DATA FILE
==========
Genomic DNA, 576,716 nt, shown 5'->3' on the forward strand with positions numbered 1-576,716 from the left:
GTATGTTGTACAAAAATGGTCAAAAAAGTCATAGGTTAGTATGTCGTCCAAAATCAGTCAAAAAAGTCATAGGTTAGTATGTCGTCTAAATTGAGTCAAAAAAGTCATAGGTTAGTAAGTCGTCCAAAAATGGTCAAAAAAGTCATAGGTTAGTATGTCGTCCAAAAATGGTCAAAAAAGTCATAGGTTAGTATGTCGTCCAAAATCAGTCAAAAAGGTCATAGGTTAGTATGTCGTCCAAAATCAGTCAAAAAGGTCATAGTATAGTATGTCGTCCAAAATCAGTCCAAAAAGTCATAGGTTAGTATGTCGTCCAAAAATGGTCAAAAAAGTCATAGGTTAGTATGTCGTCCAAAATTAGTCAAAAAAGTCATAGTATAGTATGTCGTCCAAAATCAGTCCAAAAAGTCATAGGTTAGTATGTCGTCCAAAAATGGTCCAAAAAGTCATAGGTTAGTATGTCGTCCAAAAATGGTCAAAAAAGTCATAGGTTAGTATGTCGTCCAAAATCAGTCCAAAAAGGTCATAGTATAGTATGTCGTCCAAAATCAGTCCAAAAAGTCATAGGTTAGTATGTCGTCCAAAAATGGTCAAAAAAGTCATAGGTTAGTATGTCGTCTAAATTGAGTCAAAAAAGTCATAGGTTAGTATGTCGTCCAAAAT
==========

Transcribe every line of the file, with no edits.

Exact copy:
Genomic DNA, 576,716 nt, shown 5'->3' on the forward strand with positions numbered 1-576,716 from the left:
GTATGTTGTACAAAAATGGTCAAAAAAGTCATAGGTTAGTATGTCGTCCAAAATCAGTCAAAAAAGTCATAGGTTAGTATGTCGTCTAAATTGAGTCAAAAAAGTCATAGGTTAGTAAGTCGTCCAAAAATGGTCAAAAAAGTCATAGGTTAGTATGTCGTCCAAAAATGGTCAAAAAAGTCATAGGTTAGTATGTCGTCCAAAATCAGTCAAAAAGGTCATAGGTTAGTATGTCGTCCAAAATCAGTCAAAAAGGTCATAGTATAGTATGTCGTCCAAAATCAGTCCAAAAAGTCATAGGTTAGTATGTCGTCCAAAAATGGTCAAAAAAGTCATAGGTTAGTATGTCGTCCAAAATTAGTCAAAAAAGTCATAGTATAGTATGTCGTCCAAAATCAGTCCAAAAAGTCATAGGTTAGTATGTCGTCCAAAAATGGTCCAAAAAGTCATAGGTTAGTATGTCGTCCAAAAATGGTCAAAAAAGTCATAGGTTAGTATGTCGTCCAAAATCAGTCCAAAAAGGTCATAGTATAGTATGTCGTCCAAAATCAGTCCAAAAAGTCATAGGTTAGTATGTCGTCCAAAAATGGTCAAAAAAGTCATAGGTTAGTATGTCGTCTAAATTGAGTCAAAAAAGTCATAGGTTAGTATGTCGTCCAAAAT